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Guy Loneragan talks E. coli vaccines in exclusive interview
By Michael Fielding on 4/18/2012
They’re being called the next frontier in the fight against pathogens. Pre-harvest interventions, including probiotics and vaccines, have proven to be effective at cutting levels of E. coli as well as Salmonella.
The incidence of E. coli O157 has dropped dramatically since 1996, and a new study has found that vaccinating livestock prior to slaughter may cut foodborne illness associated with ground beef in half, according to Guy Loneragan, professor of food safety and public heath at Texas Tech University.
He and Scott Hurd, former deputy undersecretary for food safety with FSIS, discussed the results of the study during a webinar sponsored by Meatingplace Wednesday.
Meatingplace spoke at length with Loneragan about his involvement with the development of an E. coli vaccine – and what it will take for it to reach critical mass.
Meatingplace: We’ve talked about pre-harvest interventions as the next frontier of pathogen control. Why have some industry groups only recently turned to pre-harvest interventions as their focus in the last five years or so?
LONERAGAN: It may seem as if pre-harvest interventions are late on the scene, but while most of the attention has been on in-plant interventions, several companies have been working on pre-harvest controls. The pre-harvest ecology of E. coli O157 and control of it within the gut of the animal is highly complex. As a result, it has taken time to successfully translate bench-top discoveries to effective in-field, pre-harvest interventions.
We now have a few quite efficacious tools like probiotics, vaccines and bacteriophages, and in time – we hope – sodium chlorate. [Editor’s note: Since both Salmonella and E. coli are from the same family of bacteria, sodium chlorate may work well against both pathogens. Essentially, the bacteria convert nitrates to nitrite to generate the energy they need. The enzyme used to convert that also converts chlorate to chlorite, which is toxic to bacteria.]
Meatingplace: How does the efficacy of these vaccines look? Are they promising interventions in the near term?
LONERAGAN: We have now several efficacy pre-harvest interventions that include certain strains and dosages of probiotics, vaccines, and bacteriophages. The efficacy of these products is repeatable and, therefore, predictable.
That said, those who are awaiting a silver bullet that can be implemented pre-harvest will be disappointed. The efficacy of these pre-harvest tools, while impressive, is less than 100 percent. What we are really striving for is impact. A moderately effectively product can have a measurable impact if broadly adopted. On the other hand, a 100 percent effective intervention has no impact if left on the shelf.
Meatingplace: The issue of cost can’t be ignored, though. Some reports have put the costs at nearly $10 a shot – with two or three doses required per head. How will that play out along the producer-to-consumer continuum?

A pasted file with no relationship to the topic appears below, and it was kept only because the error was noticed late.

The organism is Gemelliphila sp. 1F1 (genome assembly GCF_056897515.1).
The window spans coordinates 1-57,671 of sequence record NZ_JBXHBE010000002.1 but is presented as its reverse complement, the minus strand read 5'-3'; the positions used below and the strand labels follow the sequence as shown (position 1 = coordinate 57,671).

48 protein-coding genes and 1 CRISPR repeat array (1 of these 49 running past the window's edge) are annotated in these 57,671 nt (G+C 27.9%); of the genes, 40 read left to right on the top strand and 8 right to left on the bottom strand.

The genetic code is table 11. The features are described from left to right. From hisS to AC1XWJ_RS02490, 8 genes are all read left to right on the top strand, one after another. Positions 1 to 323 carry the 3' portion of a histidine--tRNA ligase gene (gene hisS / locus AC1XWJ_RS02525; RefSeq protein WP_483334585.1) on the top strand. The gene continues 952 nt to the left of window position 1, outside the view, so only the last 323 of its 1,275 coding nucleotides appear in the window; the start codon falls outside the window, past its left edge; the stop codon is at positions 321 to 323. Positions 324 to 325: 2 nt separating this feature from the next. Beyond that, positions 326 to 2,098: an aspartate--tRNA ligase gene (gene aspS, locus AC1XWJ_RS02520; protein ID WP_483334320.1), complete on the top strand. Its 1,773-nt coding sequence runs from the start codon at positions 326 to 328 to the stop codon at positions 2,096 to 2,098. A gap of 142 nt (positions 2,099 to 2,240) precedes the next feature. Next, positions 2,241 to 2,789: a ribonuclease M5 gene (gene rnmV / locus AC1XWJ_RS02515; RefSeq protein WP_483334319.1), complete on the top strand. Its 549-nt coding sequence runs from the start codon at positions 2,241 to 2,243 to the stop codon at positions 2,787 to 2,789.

LONERAGAN: We all focus on cost, but there’s the other side of that. The benefit. It appears there’s very little benefit for the producers themselves, so any benefit would be downtstream, including the consumer. The challenge is how we share the cost and the benefit. Ultimately we’re going to have to face the consumers and ask if they want product that has received some intervention. The next opportunity is how you affect behavior. We’re connected to each other beyond goods and services through social norms and moral obligations. Those connections are complex between producers and consumers. We need to understand how we can leverage those relationships to impact behavior.
Meatingplace: Why have vaccines gotten the most attention of the pre-harvest options so far?
LONERAGAN: We actually have several efficacious pre-harvest interventions available to us such as specific strains and dosages of probiotics, bacteriophages applied to the hides of animals when they arrive at the slaughterhouse and vaccines. One is conditionally licensed and commercially available in the U.S., and the other is fully licensed in Canada but is awaiting a conditional license in the U.S.
Companies with pioneering technologies take time to work through the somewhat uncharted regulatory pathway. In that sense, the E. coli O157 vaccine that was granted a conditional license by the USDA represents the first regulated vaccine with a label claim to control E. coli O157. This is a major step forward.
Probiotics have no specific label claim for control of E. coli O157, and their efficacy data have never, to my knowledge, been evaluated by a regulatory agency. Regardless, I am convinced the specific probiotics products work effectively and repeatedly – even if it just doesn’t say it on the label.
(For more of the conversation with Loneragan, watch for the May issue of Meatingplace in Print, in which he is featured as our Thought Leader.)